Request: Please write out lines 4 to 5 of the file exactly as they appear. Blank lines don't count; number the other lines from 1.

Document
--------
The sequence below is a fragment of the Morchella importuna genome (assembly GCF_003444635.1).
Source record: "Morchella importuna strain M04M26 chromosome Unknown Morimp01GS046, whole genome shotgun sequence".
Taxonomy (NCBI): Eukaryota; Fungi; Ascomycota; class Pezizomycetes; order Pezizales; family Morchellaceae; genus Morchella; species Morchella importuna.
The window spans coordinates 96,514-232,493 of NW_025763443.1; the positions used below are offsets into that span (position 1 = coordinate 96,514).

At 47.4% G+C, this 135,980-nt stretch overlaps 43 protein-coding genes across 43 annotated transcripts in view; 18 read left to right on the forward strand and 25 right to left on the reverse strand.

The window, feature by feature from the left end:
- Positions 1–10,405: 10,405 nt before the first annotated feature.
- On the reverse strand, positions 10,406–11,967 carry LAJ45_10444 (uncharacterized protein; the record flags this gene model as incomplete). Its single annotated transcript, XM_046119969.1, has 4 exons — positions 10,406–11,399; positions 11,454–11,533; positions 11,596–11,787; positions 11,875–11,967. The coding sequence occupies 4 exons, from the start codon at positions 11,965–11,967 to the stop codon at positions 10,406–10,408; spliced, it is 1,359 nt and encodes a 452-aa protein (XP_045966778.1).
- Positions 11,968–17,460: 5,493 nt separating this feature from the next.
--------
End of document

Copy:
The window spans coordinates 96,514-232,493 of NW_025763443.1; the positions used below are offsets into that span (position 1 = coordinate 96,514).

At 47.4% G+C, this 135,980-nt stretch overlaps 43 protein-coding genes across 43 annotated transcripts in view; 18 read left to right on the forward strand and 25 right to left on the reverse strand.